San Francisco’s Proposed City Minimum Wage Law: A Prospective Impact Study

Press Coverage

San Francisco’s Mayor, members of the Board of Supervisors, and labor, business and community leaders recently agreed to place an initiative on the November 2014 ballot that would raise the minimum wage in the city to $15.00 an hour by 2018, phased in over four steps. This study examines the effects of the minimum wage proposal on San Francisco workers and businesses. Drawing on a variety of government data sources, we find the following:

About 142,000 workers – or 23 percent of San Francisco’s workforce – would receive a pay raise under the proposed law.

  • 26 percent of female workers and 21 percent of male workers would receive pay increases.

Workers’ hourly wages and annual incomes would rise, resulting in a total increase in aggregate earnings of $397 million (in 2014 dollars) by 2018.

  • Hourly wages of affected workers would rise by an average of $1.69 per hour.
  • Average annual earnings would increase by about $2,800 per year.

Adults, workers of color, and working poor families would see significant benefits of a pay increase.

  • 97 percent of affected workers are in their twenties or older, and 63 percent of the workers receiving raises are in their thirties or older.
  • The average worker who would benefit from the law contributes 59.5 percent of their family’s income.
  • Workers of color (black, Hispanic, Asian and other) make up about 54 percent of the total workforce in San Francisco, but represent about 71 percent of workers affected by the proposed
    minimum wage increase.
  • The affected workers have a wide range of educational backgrounds—59 percent have at least some college and 26 percent have a bachelor’s degree or higher.
  • Over three-fourths of working poor families in San Francisco will receive an increase in income from the proposed law.
  • The current median annual earnings of affected workers are about $19,000, or 35 percent of the median annual earnings in San Francisco ($54,000).

Previous economic research, including research on San Francisco’s 2003 minimum wage ordinance, has found little to no measurable effect on employment or hours from minimum wage policies.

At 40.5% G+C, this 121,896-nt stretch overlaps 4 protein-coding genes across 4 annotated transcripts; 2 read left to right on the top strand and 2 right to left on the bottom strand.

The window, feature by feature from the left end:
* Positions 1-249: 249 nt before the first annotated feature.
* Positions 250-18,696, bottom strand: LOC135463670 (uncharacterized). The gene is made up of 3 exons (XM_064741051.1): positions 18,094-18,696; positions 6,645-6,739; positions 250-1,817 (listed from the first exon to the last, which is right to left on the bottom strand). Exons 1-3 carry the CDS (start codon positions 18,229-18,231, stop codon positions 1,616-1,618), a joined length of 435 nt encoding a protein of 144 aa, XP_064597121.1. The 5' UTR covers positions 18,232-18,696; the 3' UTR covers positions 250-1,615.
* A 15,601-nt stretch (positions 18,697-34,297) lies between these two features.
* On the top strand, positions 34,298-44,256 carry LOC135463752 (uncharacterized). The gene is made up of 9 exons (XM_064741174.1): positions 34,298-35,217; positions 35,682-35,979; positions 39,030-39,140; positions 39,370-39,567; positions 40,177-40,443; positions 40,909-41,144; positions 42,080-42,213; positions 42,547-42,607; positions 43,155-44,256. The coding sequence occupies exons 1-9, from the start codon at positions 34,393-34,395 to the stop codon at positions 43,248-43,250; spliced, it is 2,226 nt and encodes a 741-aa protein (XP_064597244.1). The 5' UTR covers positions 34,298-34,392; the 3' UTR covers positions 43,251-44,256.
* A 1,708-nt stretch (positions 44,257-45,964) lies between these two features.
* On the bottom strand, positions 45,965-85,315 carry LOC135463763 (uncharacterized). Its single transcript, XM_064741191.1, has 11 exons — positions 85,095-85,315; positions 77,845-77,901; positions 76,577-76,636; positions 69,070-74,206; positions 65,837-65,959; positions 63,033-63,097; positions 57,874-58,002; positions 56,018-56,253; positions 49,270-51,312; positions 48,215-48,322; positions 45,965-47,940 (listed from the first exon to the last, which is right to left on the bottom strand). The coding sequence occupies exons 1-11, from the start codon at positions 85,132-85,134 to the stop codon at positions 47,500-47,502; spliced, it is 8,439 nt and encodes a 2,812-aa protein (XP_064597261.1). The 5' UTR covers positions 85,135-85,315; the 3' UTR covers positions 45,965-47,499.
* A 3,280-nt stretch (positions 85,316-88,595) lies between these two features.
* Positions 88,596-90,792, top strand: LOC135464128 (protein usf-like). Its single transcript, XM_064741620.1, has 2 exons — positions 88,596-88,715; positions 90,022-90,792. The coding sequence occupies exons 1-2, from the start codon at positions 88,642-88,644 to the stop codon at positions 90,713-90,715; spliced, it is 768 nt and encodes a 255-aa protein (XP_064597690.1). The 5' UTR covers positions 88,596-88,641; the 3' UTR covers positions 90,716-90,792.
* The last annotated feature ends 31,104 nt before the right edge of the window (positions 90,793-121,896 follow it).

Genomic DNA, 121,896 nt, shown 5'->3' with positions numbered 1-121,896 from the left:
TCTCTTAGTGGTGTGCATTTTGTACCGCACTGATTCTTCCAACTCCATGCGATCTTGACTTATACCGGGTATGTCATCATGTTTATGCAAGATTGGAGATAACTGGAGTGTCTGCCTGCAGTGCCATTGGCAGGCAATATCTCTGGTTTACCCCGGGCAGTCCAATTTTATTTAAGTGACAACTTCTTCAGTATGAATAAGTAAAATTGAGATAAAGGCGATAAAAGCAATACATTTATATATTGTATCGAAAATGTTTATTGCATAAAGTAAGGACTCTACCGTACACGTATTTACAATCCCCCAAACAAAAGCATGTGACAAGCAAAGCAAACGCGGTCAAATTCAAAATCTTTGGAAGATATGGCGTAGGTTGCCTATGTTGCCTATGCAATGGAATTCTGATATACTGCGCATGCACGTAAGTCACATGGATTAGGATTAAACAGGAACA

• Instead, research evidence indicates that the costs of San Francisco’s 2003 minimum wage law were absorbed through reduced worker turnover, improved worker performance and small,
    one-time increases in restaurant prices.

The proposed minimum wage law would have a modest impact on business operating costs and consumer prices.

  • About half of all affected workers are employed in three industries: retail trade (14.6 percent); restaurants (19.3 percent); and education, health and social services industries (17.8 percent).
  • Operating costs would increase by 0.2 percent for retailers and by 3.0 percent for restaurants by the time the proposed law is fully implemented in 2018.
  • Restaurant prices would increase by 2.7 percent by the time the law is fully implemented. A $10 meal would increase by 27 cents, to a total of $10.27. For retail and the local economy as
    a whole, price increases would be negligible.

The size of the proposed minimum wage increase lies within the range of existing laws as well as other measures of a local economy’s capacity to absorb higher wage standards.

  • Compared to existing law, the proposal would raise San Francisco’s minimum wage by 36.4 percent over 4 years. The 13 existing local minimum wage laws in the U.S. have mandated an
    average total increase of 42.8 percent, with a range of 13.3 percent to 84.5 percent.
  • The proposed policy would increase the minimum wage to 46 percent of the San Francisco median wage for full-time workers. This ratio is well within the historical range of the ratio of
    the federal minimum wage to the national median wage.

Our review of a recent study by San Francisco’s Office of Economic Analysis (OEA) finds that the report’s estimation model is a flawed tool for understanding minimum wage effects, and that key inputs used in the analysis are inaccurate.

Read the full report.